“Israel Folau is a good… well… a Christian man, so he will not be surprised to see that his erstwhile supporters on the right have vanished. The Gethsemane moment came after he preached at his church that the current bushfires were divine punishment for same-sex marriage and abortion legalisation. The Guardian and Nine reported on it, and The Australian gave it a mention when the big banana Alan Jones came out to chide him for, you know, saying and believing exactly the same things he was hitherto defended for. But of course Folau had said that LGBTQ people (I’m not sure of his position on ‘I’, intersex folk) would burn in hell. Now he’s saying they’ll burn in New South Wales.”

THE COMMENTARIAT

The white system gets in the way of our law – and now we are scared of our sons being shotTheresa Alice and Amelia Turner (The Guardian): “We are two grandmothers who work as traditional healers at the Akeyulerre Healing Centre in Alice Springs. We can’t sit down; we all need to stand up and be united. This is not just one nation suffering. As Aboriginal people we are all suffering. We are giving the Yuendumu families our support. They took away a life that was so young. People want to know the truth. As a mother you feel hurt and as a grandmother. Our spirits are crying – it is affecting his family but it is affecting everyone. When you read it in the newspaper it is the police’s story, but talking to the families we hear a different story. Everyone has bad experiences of the police coming to our family homes, making people feel scared. Our young people are being stopped just walking down the street. They are harassed and are not safe. We are watching our families going into paddy wagons, courts and prison. We feel as if we are suffocating. The law is suffocating us. Our voices are being stopped.”

Morrison is right about one thing – we’re sick of the dramaJessica Irvine (The Age/Sydney Morning Herald): “Overall, Morrison strikes a chord when he diagnoses that Australians are sick of the ‘drama’. But that doesn’t mean they don’t also want solutions to the more pressing challenges of our time, including climate change, a shifting taxation base and missing real wages growth. Forgive me if I read some deeper meaning in Morrison’s commentary that he is, indeed, serious about overseeing a return to a more rigorous policymaking environment, one in which policy problems are clearly identified and explained to the public, competing solutions are canvassed in consultation with interested parties, and an agreed solution is landed upon, clearly explained and implemented. Following such a process is no guarantee of ultimate policy success – just look at carbon pricing. But policymaking is almost guaranteed to fail if you don’t at least try it.”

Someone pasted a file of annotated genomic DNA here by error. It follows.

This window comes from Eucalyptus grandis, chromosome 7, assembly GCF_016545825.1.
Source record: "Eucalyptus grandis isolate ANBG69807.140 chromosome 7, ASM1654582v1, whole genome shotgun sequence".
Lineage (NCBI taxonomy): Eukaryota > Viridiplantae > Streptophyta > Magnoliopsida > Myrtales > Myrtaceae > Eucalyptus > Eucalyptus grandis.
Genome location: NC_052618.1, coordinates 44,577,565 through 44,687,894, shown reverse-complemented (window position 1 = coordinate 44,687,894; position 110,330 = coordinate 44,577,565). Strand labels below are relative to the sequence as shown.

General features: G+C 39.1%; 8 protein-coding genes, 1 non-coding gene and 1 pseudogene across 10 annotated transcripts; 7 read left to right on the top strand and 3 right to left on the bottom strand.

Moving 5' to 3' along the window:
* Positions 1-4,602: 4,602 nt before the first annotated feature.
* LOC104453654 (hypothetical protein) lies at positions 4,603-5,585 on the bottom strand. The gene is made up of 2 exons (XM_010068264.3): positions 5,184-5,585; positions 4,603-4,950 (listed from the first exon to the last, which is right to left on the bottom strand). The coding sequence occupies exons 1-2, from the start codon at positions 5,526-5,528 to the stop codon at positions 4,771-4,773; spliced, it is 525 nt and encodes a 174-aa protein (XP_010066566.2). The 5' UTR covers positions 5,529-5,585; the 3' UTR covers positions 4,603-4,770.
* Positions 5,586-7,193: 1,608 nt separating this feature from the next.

Learning Mandarin would help Australians know the Chinese better ($) – Chinese embassy charge d’affaires Wang Xining (The Australian): “Over the past six months since I assumed my post in Canberra it has been shocking to learn that so much attention has been fixed on China by fellow Australians. It was equally shocking to find that so much distortion had occurred in the local portrait of my homeland. According to the descriptions by some Aussies and media reports, China seems to me an alien country, not the place where I grew up over the past half a century. One of the major reasons for this disparity in understanding China is that the Chinese perspective, the views of ordinary Chinese citizens, has seldom surfaced in this corner of the world. People indulge themselves in a self-righteous cognitive universe structured by ideologically censored or linguistically filtered information.”

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The Latest Headlines

WHAT’S ON TODAY

Canberra

  • The economics committee will scrutinise the superannuation sector.

Melbourne

  • At a CEDA event, North East Link CEO Duncan Elliott will outline progress on the massive Victorian infrastructure project.

  • The Victorian Farmers Federation will hold a gala dinner to celebrate its 40th birthday.

  • A directions hearing will take place in the Josh Frydenberg citizenship challenge.

Sydney

  • Sydney Lord Mayor Clover Moore will announce the 2019 Sydney Christmas program.

  • The Australian Centre for Space Engineering Research and UNSW School of Minerals and Energy Resources Engineering will host the Off-Earth Mining Forum.

Brisbane

  • Deborah Mailman will host the 13th annual Asia Pacific Screen Awards.

Adelaide

  • Traditional owners from South Australia will continue their opposition to an underground coal gasification project at Leigh Creek Energy’s AGM.

Perth

  • WA Minister for Energy Bill Johnston will speak at the 2019 Clean Energy Forum.

Western Australia

  • Drought-affected farmers and growers are invited to meet with federal Minister for Agriculture David Littleproud in Meekatharra and Kalgoorlie.